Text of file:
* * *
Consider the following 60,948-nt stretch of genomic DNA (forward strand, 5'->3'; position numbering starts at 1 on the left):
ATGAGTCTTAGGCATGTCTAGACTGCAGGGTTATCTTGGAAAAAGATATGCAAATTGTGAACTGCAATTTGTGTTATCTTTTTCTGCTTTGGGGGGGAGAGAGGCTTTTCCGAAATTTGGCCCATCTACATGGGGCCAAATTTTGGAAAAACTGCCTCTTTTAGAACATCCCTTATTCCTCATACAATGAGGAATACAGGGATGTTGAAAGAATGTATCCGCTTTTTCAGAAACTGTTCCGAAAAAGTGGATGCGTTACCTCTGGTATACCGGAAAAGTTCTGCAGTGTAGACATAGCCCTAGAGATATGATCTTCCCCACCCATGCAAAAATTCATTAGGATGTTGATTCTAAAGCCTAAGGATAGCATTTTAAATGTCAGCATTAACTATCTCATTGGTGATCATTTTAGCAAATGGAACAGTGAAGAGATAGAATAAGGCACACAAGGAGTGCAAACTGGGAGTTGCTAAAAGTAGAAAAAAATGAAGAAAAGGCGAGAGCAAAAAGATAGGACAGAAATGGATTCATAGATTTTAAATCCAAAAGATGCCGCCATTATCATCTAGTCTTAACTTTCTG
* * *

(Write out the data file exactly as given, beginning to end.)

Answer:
Consider the following 60,948-nt stretch of genomic DNA (forward strand, 5'->3'; position numbering starts at 1 on the left):
ATGAGTCTTAGGCATGTCTAGACTGCAGGGTTATCTTGGAAAAAGATATGCAAATTGTGAACTGCAATTTGTGTTATCTTTTTCTGCTTTGGGGGGGAGAGAGGCTTTTCCGAAATTTGGCCCATCTACATGGGGCCAAATTTTGGAAAAACTGCCTCTTTTAGAACATCCCTTATTCCTCATACAATGAGGAATACAGGGATGTTGAAAGAATGTATCCGCTTTTTCAGAAACTGTTCCGAAAAAGTGGATGCGTTACCTCTGGTATACCGGAAAAGTTCTGCAGTGTAGACATAGCCCTAGAGATATGATCTTCCCCACCCATGCAAAAATTCATTAGGATGTTGATTCTAAAGCCTAAGGATAGCATTTTAAATGTCAGCATTAACTATCTCATTGGTGATCATTTTAGCAAATGGAACAGTGAAGAGATAGAATAAGGCACACAAGGAGTGCAAACTGGGAGTTGCTAAAAGTAGAAAAAAATGAAGAAAAGGCGAGAGCAAAAAGATAGGACAGAAATGGATTCATAGATTTTAAATCCAAAAGATGCCGCCATTATCATCTAGTCTTAACTTTCTG